What Is Self Hypnosis?

Hypnosis and Self Hypnosis

Before asking the question, “What is self hypnosis?” we should give some thought to hypnosis itself. Merriam-Webster Online defines hypnosis as:

Hypnosis Quote . . . a trancelike state that resembles sleep but is induced by a person whose suggestions are readily accepted by the subject. Hypnosis Quote

Someone else is always in control, in this case. The hypnotist begins by requesting the person being hypnotized – “the subject” – to focus attention on the hypnotist as the sleeplike state is being created. While in the trance, the subject becomes extremely receptive to, and may be influenced by, the hypnotist’s suggestions.

Since the early 1800s, hypnosis has been used for medical and dental purposes, primarily to relieve pain and to replace or supplement anesthesia during surgery. At that time, it was called “mesmerism,” after the German physician Franz Anton Mesmer, who was the first to advocate the use of the process in pain control in the late 1700s.

The medical literature offers a myriad of examples where hypnosis by another person has been successful in reducing or eliminating pain felt by the patient: in children undergoing chemotherapy; in women during labor and childbirth; in habitual smokers who wish to stop smoking; in the treatment of chronic tension headache, bedwetting, and tinnitus (constant ringing in the ears); and even in cases where breasts or limbs have had to be surgically removed, and hypnosis was the only anesthesia used!

So What Is Self Hypnosis?

Self-hypnosis is a highly suggestible state wherein the individual can direct suggestions to himself. It’s easy to figure out that the process involves providing yourself with suggestions, rather than receiving them from another person.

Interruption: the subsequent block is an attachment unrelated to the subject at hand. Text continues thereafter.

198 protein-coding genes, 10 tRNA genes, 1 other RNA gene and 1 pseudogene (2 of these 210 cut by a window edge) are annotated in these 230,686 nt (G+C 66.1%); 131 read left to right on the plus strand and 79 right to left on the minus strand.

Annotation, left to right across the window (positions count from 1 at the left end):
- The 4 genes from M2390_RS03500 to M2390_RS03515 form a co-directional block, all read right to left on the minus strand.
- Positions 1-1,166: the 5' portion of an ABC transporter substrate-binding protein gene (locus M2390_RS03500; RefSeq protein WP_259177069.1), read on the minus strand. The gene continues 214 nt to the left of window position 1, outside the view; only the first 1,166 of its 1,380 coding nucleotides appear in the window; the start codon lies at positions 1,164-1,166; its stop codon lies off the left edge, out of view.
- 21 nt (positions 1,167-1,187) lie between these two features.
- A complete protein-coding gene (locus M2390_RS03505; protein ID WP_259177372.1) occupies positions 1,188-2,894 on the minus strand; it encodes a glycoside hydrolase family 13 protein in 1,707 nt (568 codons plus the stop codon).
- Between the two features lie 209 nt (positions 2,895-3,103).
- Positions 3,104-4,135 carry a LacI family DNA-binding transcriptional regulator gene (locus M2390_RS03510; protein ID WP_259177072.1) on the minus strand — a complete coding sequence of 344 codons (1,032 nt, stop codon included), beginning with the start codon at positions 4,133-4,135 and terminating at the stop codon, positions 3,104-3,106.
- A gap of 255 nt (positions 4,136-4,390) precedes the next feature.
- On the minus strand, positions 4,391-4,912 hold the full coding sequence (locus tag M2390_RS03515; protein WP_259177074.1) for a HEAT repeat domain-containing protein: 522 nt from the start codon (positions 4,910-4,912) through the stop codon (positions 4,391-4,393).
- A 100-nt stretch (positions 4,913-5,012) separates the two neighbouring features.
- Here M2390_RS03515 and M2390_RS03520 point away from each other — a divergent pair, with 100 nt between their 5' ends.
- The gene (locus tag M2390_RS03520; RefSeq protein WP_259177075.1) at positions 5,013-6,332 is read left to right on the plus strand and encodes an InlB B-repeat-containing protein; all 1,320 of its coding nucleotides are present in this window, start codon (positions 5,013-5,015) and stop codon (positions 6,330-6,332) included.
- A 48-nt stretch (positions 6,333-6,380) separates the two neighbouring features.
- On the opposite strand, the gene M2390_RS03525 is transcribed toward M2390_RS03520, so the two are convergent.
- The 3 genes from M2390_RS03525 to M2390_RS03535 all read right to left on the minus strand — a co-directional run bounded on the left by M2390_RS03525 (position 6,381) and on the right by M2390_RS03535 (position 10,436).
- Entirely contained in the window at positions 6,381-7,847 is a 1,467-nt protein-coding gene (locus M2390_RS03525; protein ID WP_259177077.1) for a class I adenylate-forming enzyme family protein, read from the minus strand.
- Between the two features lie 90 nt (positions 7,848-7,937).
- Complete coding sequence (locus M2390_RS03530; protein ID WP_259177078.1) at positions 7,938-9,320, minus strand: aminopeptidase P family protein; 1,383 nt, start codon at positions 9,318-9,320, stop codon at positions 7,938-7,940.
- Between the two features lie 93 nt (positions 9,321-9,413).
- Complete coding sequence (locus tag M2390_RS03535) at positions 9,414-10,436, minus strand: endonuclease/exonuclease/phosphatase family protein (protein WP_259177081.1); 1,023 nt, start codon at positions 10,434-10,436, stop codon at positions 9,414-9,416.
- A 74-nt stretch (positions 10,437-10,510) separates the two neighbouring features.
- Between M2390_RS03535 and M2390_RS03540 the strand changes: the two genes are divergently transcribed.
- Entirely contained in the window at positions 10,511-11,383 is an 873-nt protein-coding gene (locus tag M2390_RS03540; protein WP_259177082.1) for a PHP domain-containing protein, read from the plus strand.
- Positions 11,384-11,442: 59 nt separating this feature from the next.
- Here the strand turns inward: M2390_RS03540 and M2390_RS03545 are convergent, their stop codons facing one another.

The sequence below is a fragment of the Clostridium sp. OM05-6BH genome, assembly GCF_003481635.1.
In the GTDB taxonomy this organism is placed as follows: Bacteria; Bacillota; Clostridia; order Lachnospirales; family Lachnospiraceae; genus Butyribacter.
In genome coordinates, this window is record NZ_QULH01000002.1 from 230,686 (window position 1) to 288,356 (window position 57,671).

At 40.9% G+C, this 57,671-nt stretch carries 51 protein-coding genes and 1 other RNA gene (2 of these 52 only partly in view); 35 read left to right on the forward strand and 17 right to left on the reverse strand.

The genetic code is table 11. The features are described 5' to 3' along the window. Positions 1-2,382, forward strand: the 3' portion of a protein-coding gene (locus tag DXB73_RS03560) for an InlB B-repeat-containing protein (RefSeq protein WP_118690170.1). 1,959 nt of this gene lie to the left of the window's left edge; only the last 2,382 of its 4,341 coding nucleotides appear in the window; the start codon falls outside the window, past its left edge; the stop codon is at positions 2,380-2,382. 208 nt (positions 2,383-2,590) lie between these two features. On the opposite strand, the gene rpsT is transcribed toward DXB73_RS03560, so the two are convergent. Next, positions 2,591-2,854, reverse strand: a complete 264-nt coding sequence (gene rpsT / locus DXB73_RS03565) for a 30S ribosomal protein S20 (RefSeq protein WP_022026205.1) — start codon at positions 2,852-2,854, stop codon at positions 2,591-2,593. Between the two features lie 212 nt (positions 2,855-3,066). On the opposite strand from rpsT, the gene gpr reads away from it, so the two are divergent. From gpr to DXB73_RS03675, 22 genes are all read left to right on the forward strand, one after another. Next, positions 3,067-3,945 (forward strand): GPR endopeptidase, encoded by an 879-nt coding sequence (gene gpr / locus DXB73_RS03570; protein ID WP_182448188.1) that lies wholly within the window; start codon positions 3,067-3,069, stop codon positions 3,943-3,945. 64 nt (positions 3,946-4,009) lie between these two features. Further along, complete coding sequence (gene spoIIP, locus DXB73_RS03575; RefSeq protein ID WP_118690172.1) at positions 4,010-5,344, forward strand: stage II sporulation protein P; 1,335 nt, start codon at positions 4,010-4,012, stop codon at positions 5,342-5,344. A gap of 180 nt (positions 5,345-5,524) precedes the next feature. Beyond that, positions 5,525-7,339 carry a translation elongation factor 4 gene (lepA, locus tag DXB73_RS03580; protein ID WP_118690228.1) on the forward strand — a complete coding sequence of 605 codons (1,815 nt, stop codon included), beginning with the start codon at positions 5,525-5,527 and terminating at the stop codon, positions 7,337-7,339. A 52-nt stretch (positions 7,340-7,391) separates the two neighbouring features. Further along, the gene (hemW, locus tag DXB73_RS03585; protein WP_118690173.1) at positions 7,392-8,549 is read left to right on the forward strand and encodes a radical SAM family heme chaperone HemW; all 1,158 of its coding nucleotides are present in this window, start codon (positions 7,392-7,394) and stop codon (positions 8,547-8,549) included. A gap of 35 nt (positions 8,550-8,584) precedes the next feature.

These autosuggestions are more readily accepted by your ego because you’ve already put yourself into a state of light trance. And what about that trancelike state?

Erika Fromm and several colleagues, in their 1981 article The phenomena and characteristics of self-hypnosis, compared self hypnosis and hypnosis by another, or “hetero-hypnosis”. They found that both exhibited absorption, or the complete occupation and focus of the mind, as well as a fading of the usual orientation to general reality. Where hetero-hypnosis clearly required concentration on an outside source (the hypnotist) and receptiveness to stimuli coming from that source, self hypnosis required “expansive, free-floating attention and ego receptivity to stimuli coming from within.” The trance state, then, would be a feeling of detachment from general reality, and an expansive attention to what comes from within.

Why Learn to Hypnotize Yourself?

You may be wondering what would be the advantage of learning to hypnotize yourself. Are you trying to quit smoking, or perhaps having difficulty in dropping those last several unwanted pounds? Do you find yourself unable to visit your children in faraway cities because you’re terrified of flying? Is stress overload making it difficult for you to sleep, and keeping you anxious and uneasy when you’re awake? Believe it or not, self hypnosis can help you deal with all of these problems.